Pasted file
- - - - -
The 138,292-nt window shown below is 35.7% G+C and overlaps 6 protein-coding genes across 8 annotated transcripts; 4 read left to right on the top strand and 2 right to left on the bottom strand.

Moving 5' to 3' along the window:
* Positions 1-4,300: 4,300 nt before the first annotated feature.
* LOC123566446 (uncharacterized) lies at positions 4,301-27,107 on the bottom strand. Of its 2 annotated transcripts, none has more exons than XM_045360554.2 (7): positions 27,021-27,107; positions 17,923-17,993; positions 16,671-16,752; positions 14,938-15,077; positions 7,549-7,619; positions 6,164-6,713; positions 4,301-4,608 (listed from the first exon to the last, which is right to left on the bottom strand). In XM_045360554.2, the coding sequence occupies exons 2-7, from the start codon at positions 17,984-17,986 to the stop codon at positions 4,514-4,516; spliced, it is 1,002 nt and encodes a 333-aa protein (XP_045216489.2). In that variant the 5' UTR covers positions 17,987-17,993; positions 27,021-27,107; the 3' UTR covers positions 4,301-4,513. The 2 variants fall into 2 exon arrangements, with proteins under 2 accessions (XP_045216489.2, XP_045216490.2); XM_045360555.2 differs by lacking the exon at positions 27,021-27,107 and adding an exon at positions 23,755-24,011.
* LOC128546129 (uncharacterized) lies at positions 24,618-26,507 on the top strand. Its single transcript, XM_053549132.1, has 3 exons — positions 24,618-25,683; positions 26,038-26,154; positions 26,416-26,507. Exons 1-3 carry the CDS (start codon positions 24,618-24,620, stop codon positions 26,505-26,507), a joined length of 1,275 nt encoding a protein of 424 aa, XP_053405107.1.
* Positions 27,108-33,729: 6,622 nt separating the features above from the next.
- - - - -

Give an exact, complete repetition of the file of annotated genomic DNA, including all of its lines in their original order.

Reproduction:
The 138,292-nt window shown below is 35.7% G+C and overlaps 6 protein-coding genes across 8 annotated transcripts; 4 read left to right on the top strand and 2 right to left on the bottom strand.

Moving 5' to 3' along the window:
* Positions 1-4,300: 4,300 nt before the first annotated feature.
* LOC123566446 (uncharacterized) lies at positions 4,301-27,107 on the bottom strand. Of its 2 annotated transcripts, none has more exons than XM_045360554.2 (7): positions 27,021-27,107; positions 17,923-17,993; positions 16,671-16,752; positions 14,938-15,077; positions 7,549-7,619; positions 6,164-6,713; positions 4,301-4,608 (listed from the first exon to the last, which is right to left on the bottom strand). In XM_045360554.2, the coding sequence occupies exons 2-7, from the start codon at positions 17,984-17,986 to the stop codon at positions 4,514-4,516; spliced, it is 1,002 nt and encodes a 333-aa protein (XP_045216489.2). In that variant the 5' UTR covers positions 17,987-17,993; positions 27,021-27,107; the 3' UTR covers positions 4,301-4,513. The 2 variants fall into 2 exon arrangements, with proteins under 2 accessions (XP_045216489.2, XP_045216490.2); XM_045360555.2 differs by lacking the exon at positions 27,021-27,107 and adding an exon at positions 23,755-24,011.
* LOC128546129 (uncharacterized) lies at positions 24,618-26,507 on the top strand. Its single transcript, XM_053549132.1, has 3 exons — positions 24,618-25,683; positions 26,038-26,154; positions 26,416-26,507. Exons 1-3 carry the CDS (start codon positions 24,618-24,620, stop codon positions 26,505-26,507), a joined length of 1,275 nt encoding a protein of 424 aa, XP_053405107.1.
* Positions 27,108-33,729: 6,622 nt separating the features above from the next.